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UBC Theses and Dissertations

Nindoodemag Bagijiganan : a history of Anishinaabeg narrative Sinclair, Niigonwedom James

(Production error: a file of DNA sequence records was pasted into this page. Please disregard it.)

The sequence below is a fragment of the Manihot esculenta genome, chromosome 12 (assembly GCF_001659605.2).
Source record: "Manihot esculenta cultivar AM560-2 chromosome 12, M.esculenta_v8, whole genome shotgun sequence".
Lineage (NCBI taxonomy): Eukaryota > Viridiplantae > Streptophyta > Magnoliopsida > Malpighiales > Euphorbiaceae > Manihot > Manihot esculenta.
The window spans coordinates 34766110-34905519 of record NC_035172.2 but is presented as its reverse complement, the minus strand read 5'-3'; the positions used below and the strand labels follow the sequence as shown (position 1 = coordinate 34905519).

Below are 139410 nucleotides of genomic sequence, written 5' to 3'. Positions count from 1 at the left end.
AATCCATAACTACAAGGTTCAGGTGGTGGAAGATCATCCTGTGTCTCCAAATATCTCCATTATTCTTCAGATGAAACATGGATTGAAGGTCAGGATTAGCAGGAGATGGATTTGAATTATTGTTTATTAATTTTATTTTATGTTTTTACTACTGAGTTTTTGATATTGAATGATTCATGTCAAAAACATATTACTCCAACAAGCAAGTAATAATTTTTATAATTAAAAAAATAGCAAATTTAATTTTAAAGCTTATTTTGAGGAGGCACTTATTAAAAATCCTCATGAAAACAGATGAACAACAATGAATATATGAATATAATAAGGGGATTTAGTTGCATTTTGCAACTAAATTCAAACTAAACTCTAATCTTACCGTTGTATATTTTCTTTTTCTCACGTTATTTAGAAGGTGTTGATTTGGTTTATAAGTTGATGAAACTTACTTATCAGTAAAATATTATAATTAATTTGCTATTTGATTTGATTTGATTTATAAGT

Nindoodemag Bagijiganan: A History of Anishinaabeg Narrative is a project interested in how Anishinaabe narratives define Anishinaabeg culture and community. It argues that Anishinaabeg expressions are bagijiganan, offerings where unique relationships Anishinaabeg carry enact a dynamic sense of art, identity, and nationhood. Embodying an intellectual praxis called mino-bimaadiziwin (“the good life”) from the past to the present, Anishinaabeg narrative artists are defining the processes of Anishinaabeg culture. I argue that Anishinaabeg narrative bagijiganan are embedded in principles found in the Anishinaabeg Nindoodemag, the totemic system. Articulating the specific and interconnected ways circles of Anishinaabeg relationality operate, Anishinaabeg Nindoodemag is formed through two concepts, enawendiwin (strands connecting all parts of creation) and waawiyeyaag (interwoven systems of circularity). These come together to construct nindinawemaganidog (all of my relations), a law found in traditional expressions like treaties, birchbark, and beadwork and contemporary forms like poetry, paintings, and novels. Anishinaabeg narrative bagijiganan exemplify how Anishinaabeg relationships grow while continuing an inclusive sense of nationhood through the Nindoodemag. In two opening sections, “First Thought” and “First Word,” I overview Anishinaabeg Creation narratives, tracing how Anishinaabeg conceive of the universe as constituted by language and how narrative bagijiganan gesture towards mino-bimaadiziwin. In “Bezhig,” I argue that Anishinaabeg Nindoodemag is the manifestation of this process and Anishinaabeg narratives adopt one (and often more) parts of the totemic system to enact and embody this praxis of relationship making. In “Niizh,” I investigate Mikiniik (Turtle) Bagijiganan, demonstrating how narratives provoke and produce relationships forged through the mind and the imagination. In “Niswi,” I examine Maang (Loon) Bagijiganan, demonstrating how narratives produce and fortify relational strands within Anishinaabeg community. In “Niiwin,” I study Ajijaak (Sandhill Crane) and Waabajijaak (Whooping Crane) Bagijiganan to show how narratives provide opportunities for affiliation with other communities. And, in “Naanan,” I look at Makwag Bagijiganan to show how narratives demonstrate the complex ways bodies forge relationships of biology and sustainability within a material world. In the concluding section, “Oshki Nasanaamo, New Breath,” I suggest that Anishinaabeg narratives suggest a radical sense of Anishinaabeg nationhood by offering reciprocal methods invested in responsibility – a path of mino-bimaadiziwin.

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